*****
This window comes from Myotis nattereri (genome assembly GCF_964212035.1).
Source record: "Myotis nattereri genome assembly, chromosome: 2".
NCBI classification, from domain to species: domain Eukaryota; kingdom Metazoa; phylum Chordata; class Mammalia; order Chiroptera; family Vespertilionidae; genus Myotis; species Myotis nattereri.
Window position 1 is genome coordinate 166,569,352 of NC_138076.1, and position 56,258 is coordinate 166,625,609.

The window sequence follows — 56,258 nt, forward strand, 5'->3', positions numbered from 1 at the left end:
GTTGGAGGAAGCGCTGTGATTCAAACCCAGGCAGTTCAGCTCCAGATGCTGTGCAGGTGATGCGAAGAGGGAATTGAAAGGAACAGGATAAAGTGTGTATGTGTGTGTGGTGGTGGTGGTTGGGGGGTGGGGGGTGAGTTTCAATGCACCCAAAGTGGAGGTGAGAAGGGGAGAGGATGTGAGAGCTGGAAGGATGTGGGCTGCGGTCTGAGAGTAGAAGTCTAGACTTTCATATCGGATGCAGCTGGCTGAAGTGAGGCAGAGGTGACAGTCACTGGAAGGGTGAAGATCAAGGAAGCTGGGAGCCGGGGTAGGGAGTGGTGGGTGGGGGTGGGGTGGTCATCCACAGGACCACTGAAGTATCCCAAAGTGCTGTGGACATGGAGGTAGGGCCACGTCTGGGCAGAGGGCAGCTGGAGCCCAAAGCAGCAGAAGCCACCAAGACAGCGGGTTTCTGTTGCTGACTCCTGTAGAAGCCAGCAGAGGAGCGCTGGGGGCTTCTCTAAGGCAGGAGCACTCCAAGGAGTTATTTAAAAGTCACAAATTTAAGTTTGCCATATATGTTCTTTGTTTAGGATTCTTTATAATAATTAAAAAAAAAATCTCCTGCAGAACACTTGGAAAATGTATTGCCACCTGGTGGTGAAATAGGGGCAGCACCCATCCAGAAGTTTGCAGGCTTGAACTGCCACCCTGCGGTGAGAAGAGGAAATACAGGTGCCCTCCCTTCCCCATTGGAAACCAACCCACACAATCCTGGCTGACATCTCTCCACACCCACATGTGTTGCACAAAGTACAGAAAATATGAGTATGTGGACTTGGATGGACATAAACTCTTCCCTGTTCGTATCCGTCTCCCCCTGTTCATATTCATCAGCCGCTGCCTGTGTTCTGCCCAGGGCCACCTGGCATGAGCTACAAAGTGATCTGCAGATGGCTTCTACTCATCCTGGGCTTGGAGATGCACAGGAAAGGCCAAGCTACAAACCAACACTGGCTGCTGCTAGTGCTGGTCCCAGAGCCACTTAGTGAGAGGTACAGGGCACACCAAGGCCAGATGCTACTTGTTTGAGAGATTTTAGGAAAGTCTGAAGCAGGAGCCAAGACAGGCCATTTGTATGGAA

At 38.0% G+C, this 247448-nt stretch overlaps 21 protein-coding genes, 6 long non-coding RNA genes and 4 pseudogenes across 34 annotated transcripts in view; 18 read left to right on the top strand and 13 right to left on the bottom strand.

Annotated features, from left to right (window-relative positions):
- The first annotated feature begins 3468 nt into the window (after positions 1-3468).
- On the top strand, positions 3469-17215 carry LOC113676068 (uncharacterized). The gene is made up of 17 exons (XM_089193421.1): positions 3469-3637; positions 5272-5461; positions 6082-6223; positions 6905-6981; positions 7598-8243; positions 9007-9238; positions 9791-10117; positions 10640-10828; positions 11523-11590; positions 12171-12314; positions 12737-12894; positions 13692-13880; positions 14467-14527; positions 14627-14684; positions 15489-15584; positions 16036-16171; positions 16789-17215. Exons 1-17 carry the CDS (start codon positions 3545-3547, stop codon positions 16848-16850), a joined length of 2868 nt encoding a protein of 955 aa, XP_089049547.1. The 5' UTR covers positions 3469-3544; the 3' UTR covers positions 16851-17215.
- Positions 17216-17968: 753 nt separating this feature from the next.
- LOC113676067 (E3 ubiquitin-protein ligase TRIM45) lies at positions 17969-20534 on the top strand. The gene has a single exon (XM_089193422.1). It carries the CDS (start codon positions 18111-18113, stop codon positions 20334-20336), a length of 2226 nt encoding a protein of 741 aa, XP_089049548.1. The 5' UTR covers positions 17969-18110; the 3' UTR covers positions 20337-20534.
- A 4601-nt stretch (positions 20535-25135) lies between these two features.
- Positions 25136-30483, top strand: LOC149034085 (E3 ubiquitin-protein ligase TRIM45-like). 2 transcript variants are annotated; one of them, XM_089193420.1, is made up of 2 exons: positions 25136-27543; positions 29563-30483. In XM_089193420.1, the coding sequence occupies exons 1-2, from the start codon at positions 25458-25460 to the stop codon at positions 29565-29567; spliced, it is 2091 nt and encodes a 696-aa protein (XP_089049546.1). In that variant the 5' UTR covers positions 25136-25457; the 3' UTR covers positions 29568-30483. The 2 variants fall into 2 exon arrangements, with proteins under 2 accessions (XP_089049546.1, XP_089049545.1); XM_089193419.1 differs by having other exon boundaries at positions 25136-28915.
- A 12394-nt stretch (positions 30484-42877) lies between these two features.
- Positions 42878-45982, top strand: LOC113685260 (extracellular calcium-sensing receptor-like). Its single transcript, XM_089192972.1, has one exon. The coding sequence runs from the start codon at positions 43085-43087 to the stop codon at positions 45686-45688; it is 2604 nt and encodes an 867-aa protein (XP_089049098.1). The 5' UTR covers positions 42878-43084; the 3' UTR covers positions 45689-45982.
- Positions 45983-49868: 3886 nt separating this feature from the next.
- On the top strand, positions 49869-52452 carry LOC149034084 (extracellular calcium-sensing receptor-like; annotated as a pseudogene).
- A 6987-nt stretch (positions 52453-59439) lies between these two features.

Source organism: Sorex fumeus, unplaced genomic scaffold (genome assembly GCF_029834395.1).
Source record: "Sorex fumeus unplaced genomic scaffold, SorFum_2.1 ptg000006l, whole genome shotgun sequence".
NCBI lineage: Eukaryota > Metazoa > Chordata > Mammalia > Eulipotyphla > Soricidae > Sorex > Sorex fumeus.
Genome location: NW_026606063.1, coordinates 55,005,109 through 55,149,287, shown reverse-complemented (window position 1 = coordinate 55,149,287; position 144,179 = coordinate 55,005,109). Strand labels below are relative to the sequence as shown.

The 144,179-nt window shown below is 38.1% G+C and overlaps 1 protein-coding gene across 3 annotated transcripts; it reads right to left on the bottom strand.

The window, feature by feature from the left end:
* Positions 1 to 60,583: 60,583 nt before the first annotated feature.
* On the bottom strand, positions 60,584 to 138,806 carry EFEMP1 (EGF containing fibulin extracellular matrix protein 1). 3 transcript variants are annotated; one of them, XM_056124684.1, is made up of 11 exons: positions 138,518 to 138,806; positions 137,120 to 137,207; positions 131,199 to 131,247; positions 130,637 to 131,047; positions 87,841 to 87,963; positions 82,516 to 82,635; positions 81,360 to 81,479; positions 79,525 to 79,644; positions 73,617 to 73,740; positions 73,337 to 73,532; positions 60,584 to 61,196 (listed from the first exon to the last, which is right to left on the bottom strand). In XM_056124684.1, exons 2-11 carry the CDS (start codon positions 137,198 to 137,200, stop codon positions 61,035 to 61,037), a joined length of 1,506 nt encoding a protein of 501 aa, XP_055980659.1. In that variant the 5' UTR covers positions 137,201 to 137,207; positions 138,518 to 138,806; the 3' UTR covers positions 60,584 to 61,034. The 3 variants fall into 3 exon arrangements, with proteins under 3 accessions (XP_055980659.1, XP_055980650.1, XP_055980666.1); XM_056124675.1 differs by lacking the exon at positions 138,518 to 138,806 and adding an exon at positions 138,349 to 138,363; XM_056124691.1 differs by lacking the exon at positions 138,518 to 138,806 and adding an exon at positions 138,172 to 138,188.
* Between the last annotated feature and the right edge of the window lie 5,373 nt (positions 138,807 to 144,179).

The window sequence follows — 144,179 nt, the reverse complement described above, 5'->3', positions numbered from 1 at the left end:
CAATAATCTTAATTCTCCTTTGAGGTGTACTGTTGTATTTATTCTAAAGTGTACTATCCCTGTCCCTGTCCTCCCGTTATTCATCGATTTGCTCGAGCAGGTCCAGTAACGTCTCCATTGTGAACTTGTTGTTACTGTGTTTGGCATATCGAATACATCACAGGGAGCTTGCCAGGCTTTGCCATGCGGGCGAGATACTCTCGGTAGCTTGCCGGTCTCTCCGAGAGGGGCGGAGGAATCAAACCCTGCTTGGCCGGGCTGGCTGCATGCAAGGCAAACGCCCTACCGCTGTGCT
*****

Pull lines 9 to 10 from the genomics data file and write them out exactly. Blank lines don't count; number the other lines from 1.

- The first annotated feature begins 3468 nt into the window (after positions 1-3468).
- On the top strand, positions 3469-17215 carry LOC113676068 (uncharacterized). The gene is made up of 17 exons (XM_089193421.1): positions 3469-3637; positions 5272-5461; positions 6082-6223; positions 6905-6981; positions 7598-8243; positions 9007-9238; positions 9791-10117; positions 10640-10828; positions 11523-11590; positions 12171-12314; positions 12737-12894; positions 13692-13880; positions 14467-14527; positions 14627-14684; positions 15489-15584; positions 16036-16171; positions 16789-17215. Exons 1-17 carry the CDS (start codon positions 3545-3547, stop codon positions 16848-16850), a joined length of 2868 nt encoding a protein of 955 aa, XP_089049547.1. The 5' UTR covers positions 3469-3544; the 3' UTR covers positions 16851-17215.